Eight19 first deployed its IndiGo units in Africa last September. Kenya was chosen as the initial trial market and since then the company has rolled out its IndiGo system to four other African countries.
The companys pay-as-you system utilizes mobile phone infrastructure, to allow users to buy credits that then give them access to the solar electricity produced by the IndiGo kit. Eight19 says that by using this system, electricity can be provided to the 1.6 billion people worldwide who have no grid connection. It also means households are no longer prevented from installing a photovoltaic system because of the high upfront costs.
Eight19s photovoltaic system employs an organic, printed photovoltaic deposition technology. The semiconductor material is printed onto a flexible plastic backing, which forms a lightweight module. The technology was developed at Cambridge University and licensed to Eight19 in May 2011.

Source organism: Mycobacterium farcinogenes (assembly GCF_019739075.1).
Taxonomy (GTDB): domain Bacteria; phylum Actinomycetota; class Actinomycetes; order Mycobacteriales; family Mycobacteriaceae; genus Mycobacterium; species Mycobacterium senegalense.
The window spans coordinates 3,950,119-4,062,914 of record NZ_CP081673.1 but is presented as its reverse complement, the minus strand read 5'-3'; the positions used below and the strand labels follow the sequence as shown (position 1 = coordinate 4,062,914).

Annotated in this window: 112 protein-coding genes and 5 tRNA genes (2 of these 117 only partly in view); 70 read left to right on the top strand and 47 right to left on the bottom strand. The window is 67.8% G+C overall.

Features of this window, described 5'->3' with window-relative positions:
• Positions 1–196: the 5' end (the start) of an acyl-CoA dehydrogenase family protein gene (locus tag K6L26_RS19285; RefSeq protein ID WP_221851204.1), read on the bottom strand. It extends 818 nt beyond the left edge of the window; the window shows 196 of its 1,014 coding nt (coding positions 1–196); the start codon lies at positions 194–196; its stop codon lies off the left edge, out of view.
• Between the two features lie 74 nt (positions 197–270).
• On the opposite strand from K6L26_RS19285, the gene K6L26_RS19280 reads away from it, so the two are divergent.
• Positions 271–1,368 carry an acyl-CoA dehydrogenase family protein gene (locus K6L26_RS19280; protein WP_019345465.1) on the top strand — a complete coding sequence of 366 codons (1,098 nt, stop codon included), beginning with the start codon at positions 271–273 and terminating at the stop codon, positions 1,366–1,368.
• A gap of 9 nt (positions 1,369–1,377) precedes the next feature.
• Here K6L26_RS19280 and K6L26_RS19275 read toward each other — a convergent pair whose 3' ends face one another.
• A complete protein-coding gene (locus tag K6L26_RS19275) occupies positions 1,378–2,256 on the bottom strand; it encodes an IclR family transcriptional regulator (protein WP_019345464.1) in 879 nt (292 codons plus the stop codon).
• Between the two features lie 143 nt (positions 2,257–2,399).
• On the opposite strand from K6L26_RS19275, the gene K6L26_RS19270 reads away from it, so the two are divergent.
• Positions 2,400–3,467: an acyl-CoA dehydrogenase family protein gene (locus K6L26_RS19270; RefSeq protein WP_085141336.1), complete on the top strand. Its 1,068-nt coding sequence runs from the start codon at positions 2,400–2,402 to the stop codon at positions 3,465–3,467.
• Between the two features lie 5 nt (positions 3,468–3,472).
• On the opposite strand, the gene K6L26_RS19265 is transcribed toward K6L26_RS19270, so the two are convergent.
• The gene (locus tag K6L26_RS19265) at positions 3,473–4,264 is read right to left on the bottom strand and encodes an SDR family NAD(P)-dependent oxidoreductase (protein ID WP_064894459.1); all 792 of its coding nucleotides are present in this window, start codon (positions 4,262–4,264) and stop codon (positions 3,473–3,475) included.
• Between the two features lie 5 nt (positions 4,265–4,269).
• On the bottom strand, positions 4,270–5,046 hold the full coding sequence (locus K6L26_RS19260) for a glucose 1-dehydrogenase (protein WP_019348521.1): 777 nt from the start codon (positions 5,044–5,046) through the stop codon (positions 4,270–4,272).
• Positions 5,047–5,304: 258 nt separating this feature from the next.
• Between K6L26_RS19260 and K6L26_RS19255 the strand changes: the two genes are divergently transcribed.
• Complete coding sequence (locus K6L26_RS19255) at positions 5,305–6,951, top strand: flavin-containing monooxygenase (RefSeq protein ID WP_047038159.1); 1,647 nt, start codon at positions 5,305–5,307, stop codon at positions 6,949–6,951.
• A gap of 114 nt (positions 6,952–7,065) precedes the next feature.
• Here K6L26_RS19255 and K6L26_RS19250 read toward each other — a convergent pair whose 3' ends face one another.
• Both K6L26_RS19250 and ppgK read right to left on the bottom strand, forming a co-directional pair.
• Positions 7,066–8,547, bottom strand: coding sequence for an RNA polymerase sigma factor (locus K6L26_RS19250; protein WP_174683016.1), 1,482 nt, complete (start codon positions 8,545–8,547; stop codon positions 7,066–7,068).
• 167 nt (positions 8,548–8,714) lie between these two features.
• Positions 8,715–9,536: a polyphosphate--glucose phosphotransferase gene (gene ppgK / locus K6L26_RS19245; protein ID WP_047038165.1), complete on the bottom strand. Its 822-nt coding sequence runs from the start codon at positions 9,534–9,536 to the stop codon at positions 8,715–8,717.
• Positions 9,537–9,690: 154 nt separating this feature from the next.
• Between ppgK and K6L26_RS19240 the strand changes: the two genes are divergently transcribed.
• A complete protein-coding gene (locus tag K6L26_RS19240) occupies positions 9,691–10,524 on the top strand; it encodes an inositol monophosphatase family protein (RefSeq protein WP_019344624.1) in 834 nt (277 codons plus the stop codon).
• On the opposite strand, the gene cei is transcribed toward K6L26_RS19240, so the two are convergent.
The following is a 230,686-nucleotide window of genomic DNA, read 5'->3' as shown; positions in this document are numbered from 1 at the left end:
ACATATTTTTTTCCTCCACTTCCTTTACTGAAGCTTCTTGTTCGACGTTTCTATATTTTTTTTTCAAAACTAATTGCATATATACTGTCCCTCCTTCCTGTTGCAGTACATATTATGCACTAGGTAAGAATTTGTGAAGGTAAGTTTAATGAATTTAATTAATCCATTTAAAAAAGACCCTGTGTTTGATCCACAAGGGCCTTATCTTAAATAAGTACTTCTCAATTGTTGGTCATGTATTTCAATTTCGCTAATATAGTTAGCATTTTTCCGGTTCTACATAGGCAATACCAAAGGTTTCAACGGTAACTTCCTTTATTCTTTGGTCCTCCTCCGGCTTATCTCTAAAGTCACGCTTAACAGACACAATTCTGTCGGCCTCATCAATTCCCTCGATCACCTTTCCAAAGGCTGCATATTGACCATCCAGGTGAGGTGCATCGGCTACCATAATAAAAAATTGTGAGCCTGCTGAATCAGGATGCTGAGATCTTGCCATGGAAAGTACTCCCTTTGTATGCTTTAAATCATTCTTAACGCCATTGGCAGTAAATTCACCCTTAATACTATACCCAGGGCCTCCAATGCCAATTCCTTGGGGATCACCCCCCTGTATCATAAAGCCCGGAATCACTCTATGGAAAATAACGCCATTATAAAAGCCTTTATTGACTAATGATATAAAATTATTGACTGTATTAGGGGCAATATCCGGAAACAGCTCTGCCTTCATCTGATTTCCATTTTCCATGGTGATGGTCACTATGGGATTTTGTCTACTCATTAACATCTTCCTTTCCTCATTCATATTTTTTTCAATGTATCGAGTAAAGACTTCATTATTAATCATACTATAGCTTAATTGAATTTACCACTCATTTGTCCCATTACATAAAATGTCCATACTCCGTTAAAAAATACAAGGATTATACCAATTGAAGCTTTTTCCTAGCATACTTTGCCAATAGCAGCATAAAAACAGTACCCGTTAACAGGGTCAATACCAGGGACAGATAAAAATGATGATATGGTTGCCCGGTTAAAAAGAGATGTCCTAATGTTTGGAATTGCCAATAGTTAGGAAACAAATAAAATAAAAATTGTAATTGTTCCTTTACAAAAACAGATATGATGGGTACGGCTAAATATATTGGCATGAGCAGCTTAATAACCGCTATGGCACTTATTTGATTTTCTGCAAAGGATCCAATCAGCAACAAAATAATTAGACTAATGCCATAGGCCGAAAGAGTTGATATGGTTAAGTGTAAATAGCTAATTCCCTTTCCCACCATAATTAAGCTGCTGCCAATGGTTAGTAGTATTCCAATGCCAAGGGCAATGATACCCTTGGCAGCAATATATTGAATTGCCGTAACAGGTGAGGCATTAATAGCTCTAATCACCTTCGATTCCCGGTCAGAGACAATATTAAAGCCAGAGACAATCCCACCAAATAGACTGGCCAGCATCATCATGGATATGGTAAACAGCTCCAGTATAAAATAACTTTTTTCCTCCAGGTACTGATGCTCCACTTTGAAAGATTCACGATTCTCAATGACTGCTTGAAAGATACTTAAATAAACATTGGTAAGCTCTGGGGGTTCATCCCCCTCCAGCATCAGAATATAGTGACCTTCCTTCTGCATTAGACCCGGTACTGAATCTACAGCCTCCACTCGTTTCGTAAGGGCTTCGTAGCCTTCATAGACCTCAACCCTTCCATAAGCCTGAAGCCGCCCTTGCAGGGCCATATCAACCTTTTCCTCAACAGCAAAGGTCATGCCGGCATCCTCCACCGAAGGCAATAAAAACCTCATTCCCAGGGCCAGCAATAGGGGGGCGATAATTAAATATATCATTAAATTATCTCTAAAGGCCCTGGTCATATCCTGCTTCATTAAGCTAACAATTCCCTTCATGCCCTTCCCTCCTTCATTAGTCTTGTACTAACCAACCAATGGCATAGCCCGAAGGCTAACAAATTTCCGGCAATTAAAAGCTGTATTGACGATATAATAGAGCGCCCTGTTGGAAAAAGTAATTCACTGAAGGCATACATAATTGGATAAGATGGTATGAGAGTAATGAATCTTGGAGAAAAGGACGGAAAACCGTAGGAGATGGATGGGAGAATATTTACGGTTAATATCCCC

In a release announcing the companys move into Sudan, Nyungura James Ode, a rural farmer in Nimule, described the advantage of using the IndiGo system: "I used to have to go to a market three kilometers away to buy batteries for my family's battery-powered lanterns and had to charge our mobile phones at charging stations in town twice a week. Now I save about half of the money I would spend on batteries and kerosene and can spend more time at home now that I dont have to walk to the village and wait for phones to charge."
Eight19 has been partially crowdfunded, using the site Kickstarter, and it launched a second round of venture capital funding in January, 2012.
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